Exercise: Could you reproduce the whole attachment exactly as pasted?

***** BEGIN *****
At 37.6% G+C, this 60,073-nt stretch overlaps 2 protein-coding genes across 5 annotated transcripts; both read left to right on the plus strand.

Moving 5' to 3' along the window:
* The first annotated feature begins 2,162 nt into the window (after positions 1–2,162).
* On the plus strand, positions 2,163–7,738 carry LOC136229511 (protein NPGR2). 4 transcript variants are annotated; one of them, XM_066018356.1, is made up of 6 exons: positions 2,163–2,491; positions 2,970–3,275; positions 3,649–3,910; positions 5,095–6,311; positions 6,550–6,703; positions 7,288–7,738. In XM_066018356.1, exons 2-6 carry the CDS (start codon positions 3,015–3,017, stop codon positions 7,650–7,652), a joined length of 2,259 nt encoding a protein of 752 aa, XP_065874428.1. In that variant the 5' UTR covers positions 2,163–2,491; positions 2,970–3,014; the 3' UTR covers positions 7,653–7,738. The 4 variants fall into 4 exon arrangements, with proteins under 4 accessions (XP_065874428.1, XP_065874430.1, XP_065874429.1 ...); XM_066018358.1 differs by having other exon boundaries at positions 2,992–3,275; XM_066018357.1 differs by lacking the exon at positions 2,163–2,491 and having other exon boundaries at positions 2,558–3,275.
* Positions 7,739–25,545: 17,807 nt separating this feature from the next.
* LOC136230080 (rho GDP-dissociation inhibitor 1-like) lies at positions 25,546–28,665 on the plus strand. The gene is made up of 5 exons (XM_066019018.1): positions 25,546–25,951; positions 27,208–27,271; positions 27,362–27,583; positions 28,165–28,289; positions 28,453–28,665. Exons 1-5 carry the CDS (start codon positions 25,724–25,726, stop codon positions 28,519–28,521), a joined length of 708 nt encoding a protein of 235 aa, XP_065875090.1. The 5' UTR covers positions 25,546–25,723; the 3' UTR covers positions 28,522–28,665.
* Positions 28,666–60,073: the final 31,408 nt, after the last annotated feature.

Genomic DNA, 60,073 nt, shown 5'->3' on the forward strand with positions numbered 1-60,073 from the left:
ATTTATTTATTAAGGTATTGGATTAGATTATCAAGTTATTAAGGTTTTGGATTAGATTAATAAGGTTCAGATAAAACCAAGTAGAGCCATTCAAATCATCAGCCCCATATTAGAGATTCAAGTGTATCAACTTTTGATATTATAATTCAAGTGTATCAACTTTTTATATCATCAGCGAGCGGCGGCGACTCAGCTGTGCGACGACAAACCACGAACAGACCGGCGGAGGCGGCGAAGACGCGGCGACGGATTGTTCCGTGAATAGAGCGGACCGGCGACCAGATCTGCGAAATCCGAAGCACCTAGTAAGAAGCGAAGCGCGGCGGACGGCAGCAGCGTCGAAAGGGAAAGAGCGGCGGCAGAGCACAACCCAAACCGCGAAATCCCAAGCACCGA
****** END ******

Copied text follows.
At 37.6% G+C, this 60,073-nt stretch overlaps 2 protein-coding genes across 5 annotated transcripts; both read left to right on the plus strand.

Moving 5' to 3' along the window:
* The first annotated feature begins 2,162 nt into the window (after positions 1–2,162).
* On the plus strand, positions 2,163–7,738 carry LOC136229511 (protein NPGR2). 4 transcript variants are annotated; one of them, XM_066018356.1, is made up of 6 exons: positions 2,163–2,491; positions 2,970–3,275; positions 3,649–3,910; positions 5,095–6,311; positions 6,550–6,703; positions 7,288–7,738. In XM_066018356.1, exons 2-6 carry the CDS (start codon positions 3,015–3,017, stop codon positions 7,650–7,652), a joined length of 2,259 nt encoding a protein of 752 aa, XP_065874428.1. In that variant the 5' UTR covers positions 2,163–2,491; positions 2,970–3,014; the 3' UTR covers positions 7,653–7,738. The 4 variants fall into 4 exon arrangements, with proteins under 4 accessions (XP_065874428.1, XP_065874430.1, XP_065874429.1 ...); XM_066018358.1 differs by having other exon boundaries at positions 2,992–3,275; XM_066018357.1 differs by lacking the exon at positions 2,163–2,491 and having other exon boundaries at positions 2,558–3,275.
* Positions 7,739–25,545: 17,807 nt separating this feature from the next.
* LOC136230080 (rho GDP-dissociation inhibitor 1-like) lies at positions 25,546–28,665 on the plus strand. The gene is made up of 5 exons (XM_066019018.1): positions 25,546–25,951; positions 27,208–27,271; positions 27,362–27,583; positions 28,165–28,289; positions 28,453–28,665. Exons 1-5 carry the CDS (start codon positions 25,724–25,726, stop codon positions 28,519–28,521), a joined length of 708 nt encoding a protein of 235 aa, XP_065875090.1. The 5' UTR covers positions 25,546–25,723; the 3' UTR covers positions 28,522–28,665.
* Positions 28,666–60,073: the final 31,408 nt, after the last annotated feature.

Genomic DNA, 60,073 nt, shown 5'->3' on the forward strand with positions numbered 1-60,073 from the left:
ATTTATTTATTAAGGTATTGGATTAGATTATCAAGTTATTAAGGTTTTGGATTAGATTAATAAGGTTCAGATAAAACCAAGTAGAGCCATTCAAATCATCAGCCCCATATTAGAGATTCAAGTGTATCAACTTTTGATATTATAATTCAAGTGTATCAACTTTTTATATCATCAGCGAGCGGCGGCGACTCAGCTGTGCGACGACAAACCACGAACAGACCGGCGGAGGCGGCGAAGACGCGGCGACGGATTGTTCCGTGAATAGAGCGGACCGGCGACCAGATCTGCGAAATCCGAAGCACCTAGTAAGAAGCGAAGCGCGGCGGACGGCAGCAGCGTCGAAAGGGAAAGAGCGGCGGCAGAGCACAACCCAAACCGCGAAATCCCAAGCACCGA